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A Parents List of Coping Skills

Have you ever heard the words coping skills? Or coping strategies? More often than not, people like to say these phrases to those in a stressful situation… BUT they never actually provide the person with the skills. Luckily, coping skills are easy. They are not like having math skills or communication skills, they are just things that YOU decide help you feel calmer. When you feel like your thoughts have taken over and you can no longer think straight, or when your house is noisy and you can feel the chaotic energy crawling through your skin, what do you need? Coping skills. Here is a list of some HEALTHY coping skills you can do during a global pandemic. You can always add your own, and I encourage you to do that, so they are geared towards something YOU like to do. I say health coping skills, because things like drinking, illegal drugs, or eating can lead to other health problems, and then I will need to create another group!

  1. Deep breathing- more to come on how to do this!
  2. Listen to music- either to yourself, or for all to hear!
  3. Talk with someone- or come to our Zoom Groups!!
  4. Limit caffeine- trick yourself and switch to decaf.
  5. Exercise- there are plenty of YOUTUBE videos out there, kid friendly too!
  6. Go for a walk- be mindful and aware of your senses!
  7. Take a nice drive- sometimes it is just nice for a change of scenery.
  8. Take a hot or cold shower- you will feel better!
  9. Dance- almost as if you are throwing in the towel of control! Dance Party with the kids.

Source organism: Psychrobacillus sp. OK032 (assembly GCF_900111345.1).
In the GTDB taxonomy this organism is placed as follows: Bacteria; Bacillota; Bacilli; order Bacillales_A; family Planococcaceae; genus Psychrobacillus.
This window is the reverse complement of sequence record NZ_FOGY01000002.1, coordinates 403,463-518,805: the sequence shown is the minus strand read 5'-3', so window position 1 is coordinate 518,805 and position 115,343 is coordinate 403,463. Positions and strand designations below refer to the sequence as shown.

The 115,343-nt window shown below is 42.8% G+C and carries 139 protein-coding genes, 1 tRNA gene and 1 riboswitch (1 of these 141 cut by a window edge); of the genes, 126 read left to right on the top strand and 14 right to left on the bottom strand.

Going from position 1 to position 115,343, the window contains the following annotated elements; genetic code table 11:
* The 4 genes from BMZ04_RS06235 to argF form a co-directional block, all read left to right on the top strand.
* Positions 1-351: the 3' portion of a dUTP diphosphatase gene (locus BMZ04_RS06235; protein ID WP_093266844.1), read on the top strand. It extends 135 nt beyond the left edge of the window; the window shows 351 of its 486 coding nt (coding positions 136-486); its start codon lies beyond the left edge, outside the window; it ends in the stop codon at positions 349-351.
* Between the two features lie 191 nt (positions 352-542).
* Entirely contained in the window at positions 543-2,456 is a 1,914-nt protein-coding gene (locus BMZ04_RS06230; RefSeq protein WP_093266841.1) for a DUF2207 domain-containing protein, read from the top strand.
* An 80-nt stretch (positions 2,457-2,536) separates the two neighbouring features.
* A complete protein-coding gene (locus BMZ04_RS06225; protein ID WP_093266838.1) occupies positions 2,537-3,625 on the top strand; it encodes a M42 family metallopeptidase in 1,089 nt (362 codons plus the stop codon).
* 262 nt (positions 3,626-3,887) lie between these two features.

10. Meditate- there will be more to come on this!
  11. Play with your kids- they will love it, and it will get your mind onto something new.
  12. Bake- something the whole family will like!
  13. Watch a movie- make it a good one from the 90’s!
  14. Laugh- have you asked a 2nd grader to tell you a joke? Or Alexa?
  15. Clean the kitchen- this can make you feel better for many reasons.

The important thing to remember is to focus on the things that you can control. There are many things that are out of our control, that you cannot do anything about.

Focus on the things that you can and forget the rest.


"I am forever grateful to The Center for Suicide Awareness for allowing a platform to tell our daughter's story. Amanda was 26 when she died by suicide 13 years ago. Through the Center, I have been able to try to bring to light her struggles and keep her memory alive. Whether it be in person, one-on-one, large groups, oral or written, her story is very important to our family. She will always be our daughter and must not be forgotten."

~ J.R.

"As an educator, I have participated in professional development surrounding youth mental health on various occasions. I am also QPR (question, persuade, & refer) certified. Throughout these trainings, I have learned so much about the Center for Suicide Awareness and the hopeline they have created. I have the call-in and text-in number saved in my contacts and have personally used the text-in line myself during moments of high anxiety and stress. I also share the number to my students or to anyone who might need it. Please call or text in if you need help. They are there for you."

~ S.V.

"I believe I have been with the Center for Suicide Awareness for the past ten years helping in whatever I could do to make known to the public that the Center is here to give support to those lost a loved one to suicide. Having the experience of wanting to end my life because I no longer could bear the pain of depression. By the grace of God I did not complete my route to suicide. I was fortunate that my brain chemistry slowly began to stablize and was helped by a police sargeant who had experience with mental illnesses and helped me back to my family. Because of this experience, I have been able to help families what may have been happening in their loved ones' lives that caused them to consider suicide."

~ G.P.S.